It was never going to be an easy play to watch. Stephen Unwin makes his debut as a playwright with All Our Children, a chilling expose of the brutal programme that saw Nazi Germany send thousands of disabled children to their deaths, ostensibly to ease the financial burden on the state. Over the course of one day, we see the situation through the eyes of five characters, each with a different perspective – and leave disturbed and shaken by the horrors human beings are capable of inflicting on each other.

The subject matter sounds grim, and it is – not for what we see but rather what we don’t. There are no children in the play; we never leave the comfortable office of Dr Victor Franz (Colin Tierney), chief paediatrician at a children’s clinic near Cologne. But we come to know them, through the pain of a mother who’s lost her son, the remorse of another who’s realised the patients in the clinic are, after all, “just children”, and through the cowardly attempts of a man who once swore to do no harm to justify sending his innocent charges to be murdered.

Photo credit: Camilla Greenwell

It’s this, more than anything, that really sends a chill down the spine. Franz is an experienced and compassionate doctor; he’s often funny, has an obvious affection for his devoted maid Martha (Rebecca Johnson), and dislikes the odious SS man Eric Schmidt (Edward Franklin) who’s there to make sure he toes the line and meets his grotesque quotas. Franz could be quite a likeable guy, in fact, but for the cold, clinical way he reels off the official justifications for his actions. Unlike the fanatical Schmidt, who simply hates the clinic’s patients and everything they represent, it’s obvious from the doctor’s hangdog expression, late night drinking and constant efforts to hide the truth from Martha that he knows full well what he’s doing is wrong. The arrival of David Yelland’s Bishop von Galen (a real historical figure, whose public opposition to the programme was key to its eventual abolition) could hardly be more timely, and his dignified rage in the face of Franz’s cowardice speaks for all of us.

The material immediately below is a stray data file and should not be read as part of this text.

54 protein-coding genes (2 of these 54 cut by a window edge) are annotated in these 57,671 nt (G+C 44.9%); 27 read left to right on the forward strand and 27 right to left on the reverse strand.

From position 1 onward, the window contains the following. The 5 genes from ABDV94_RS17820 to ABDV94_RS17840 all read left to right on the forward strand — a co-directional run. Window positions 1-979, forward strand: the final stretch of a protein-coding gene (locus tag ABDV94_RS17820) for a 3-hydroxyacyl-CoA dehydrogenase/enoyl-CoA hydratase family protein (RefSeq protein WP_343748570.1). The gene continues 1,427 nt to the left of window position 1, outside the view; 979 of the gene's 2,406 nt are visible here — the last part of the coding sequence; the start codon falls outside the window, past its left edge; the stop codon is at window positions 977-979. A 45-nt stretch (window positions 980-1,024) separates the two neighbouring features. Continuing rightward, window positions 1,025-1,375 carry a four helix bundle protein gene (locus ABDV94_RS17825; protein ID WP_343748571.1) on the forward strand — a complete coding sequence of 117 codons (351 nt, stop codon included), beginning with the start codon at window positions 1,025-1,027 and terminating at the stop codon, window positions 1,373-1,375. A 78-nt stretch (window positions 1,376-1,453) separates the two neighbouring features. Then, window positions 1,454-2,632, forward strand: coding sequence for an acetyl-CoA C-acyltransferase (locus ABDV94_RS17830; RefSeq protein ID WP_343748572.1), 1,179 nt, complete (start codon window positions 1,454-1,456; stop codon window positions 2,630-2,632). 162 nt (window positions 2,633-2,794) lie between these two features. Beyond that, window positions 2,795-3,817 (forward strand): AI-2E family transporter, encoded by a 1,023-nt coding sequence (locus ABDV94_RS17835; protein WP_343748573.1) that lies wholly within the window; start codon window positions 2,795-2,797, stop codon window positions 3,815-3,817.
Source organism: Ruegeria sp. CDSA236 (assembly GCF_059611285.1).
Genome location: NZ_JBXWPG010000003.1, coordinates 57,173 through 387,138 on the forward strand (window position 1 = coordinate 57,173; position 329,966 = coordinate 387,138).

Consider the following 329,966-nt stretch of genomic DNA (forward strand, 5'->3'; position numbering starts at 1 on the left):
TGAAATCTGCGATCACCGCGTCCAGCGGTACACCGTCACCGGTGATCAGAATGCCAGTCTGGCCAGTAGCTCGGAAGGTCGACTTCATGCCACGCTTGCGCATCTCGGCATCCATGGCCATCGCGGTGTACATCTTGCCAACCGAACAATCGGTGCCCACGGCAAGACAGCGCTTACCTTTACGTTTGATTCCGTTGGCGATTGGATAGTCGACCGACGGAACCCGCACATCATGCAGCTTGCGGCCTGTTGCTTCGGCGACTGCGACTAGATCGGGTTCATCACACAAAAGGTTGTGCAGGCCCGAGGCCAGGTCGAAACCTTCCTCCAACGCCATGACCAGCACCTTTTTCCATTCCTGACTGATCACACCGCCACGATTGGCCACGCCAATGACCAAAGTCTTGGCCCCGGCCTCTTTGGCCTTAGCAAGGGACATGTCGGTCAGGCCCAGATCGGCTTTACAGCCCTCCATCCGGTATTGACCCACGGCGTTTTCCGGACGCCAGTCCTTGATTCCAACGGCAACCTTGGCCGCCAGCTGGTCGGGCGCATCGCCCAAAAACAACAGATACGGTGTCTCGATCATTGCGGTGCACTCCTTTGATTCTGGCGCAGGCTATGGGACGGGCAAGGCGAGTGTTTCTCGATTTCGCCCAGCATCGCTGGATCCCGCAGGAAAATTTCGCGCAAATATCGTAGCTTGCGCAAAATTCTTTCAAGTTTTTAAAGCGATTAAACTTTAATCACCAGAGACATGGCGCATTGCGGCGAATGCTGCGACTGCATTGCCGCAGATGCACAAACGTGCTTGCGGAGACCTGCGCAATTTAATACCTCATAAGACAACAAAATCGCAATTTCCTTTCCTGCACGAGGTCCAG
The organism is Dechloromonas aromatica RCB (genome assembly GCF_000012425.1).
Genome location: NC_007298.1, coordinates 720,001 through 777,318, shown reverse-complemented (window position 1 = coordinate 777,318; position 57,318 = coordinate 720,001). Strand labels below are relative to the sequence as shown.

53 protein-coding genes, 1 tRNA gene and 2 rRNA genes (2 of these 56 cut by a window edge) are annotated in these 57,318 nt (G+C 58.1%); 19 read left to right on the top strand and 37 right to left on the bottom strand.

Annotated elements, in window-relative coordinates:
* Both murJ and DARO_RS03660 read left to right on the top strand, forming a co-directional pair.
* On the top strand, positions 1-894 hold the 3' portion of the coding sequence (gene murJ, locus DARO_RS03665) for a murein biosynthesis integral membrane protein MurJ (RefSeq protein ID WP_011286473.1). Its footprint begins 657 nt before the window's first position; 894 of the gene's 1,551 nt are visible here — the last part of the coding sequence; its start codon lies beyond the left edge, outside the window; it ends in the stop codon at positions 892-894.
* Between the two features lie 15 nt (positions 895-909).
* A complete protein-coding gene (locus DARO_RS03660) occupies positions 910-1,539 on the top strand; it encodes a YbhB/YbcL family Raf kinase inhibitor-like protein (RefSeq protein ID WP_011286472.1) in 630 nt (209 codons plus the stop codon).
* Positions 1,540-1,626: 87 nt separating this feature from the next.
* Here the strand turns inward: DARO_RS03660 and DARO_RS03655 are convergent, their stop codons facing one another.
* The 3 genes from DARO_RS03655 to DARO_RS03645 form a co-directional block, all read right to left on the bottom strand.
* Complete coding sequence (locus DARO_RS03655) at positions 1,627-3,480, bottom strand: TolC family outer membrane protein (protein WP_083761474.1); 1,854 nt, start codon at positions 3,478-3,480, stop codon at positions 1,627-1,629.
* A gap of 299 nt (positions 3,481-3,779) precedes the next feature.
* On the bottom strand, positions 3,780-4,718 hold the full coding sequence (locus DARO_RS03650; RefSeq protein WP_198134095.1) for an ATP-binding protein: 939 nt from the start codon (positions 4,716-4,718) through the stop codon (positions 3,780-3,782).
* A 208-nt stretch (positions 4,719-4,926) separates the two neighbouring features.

The play is a very personal project for Stephen Unwin, who also directs, and there’s no doubting the passion or anger behind every word – but he resists the urge to preach his views, instead presenting a sensitive and balanced debate from which ultimately it’s the compassionate voices that cry out the loudest. While the men each get their turn to argue the intellectual and moral points of the debate, the two women – both mothers – represent the emotional heart of the play, and it’s their scenes that really drive home the horror of what’s happening. Lucy Speed’s Frau Pabst breaks our hearts as she describes her son with none of the eloquence of the men but a great deal more feeling; she knows Stefan will never have a job or pay tax – but he’s her son and she can’t bring herself to share the view that his is a life not worth living. And Martha’s softly spoken realisation that the patients she used to feel so sorry for are no different to her own three “normal” children has just as much impact as the bishop’s outrage.

Photo credit: Camilla Greenwell

A few slightly artificial sound effects aside, All Our Children is an incredibly effective and thought-provoking piece of theatre, a warning from history that reminds us of our continuing duty to look out for those who need our help, particularly at a time of government cuts and growing intolerance. We may not be in Nazi Germany, and it may not be 1941 – but that doesn’t mean there aren’t still lessons to be learnt, or battles to be fought.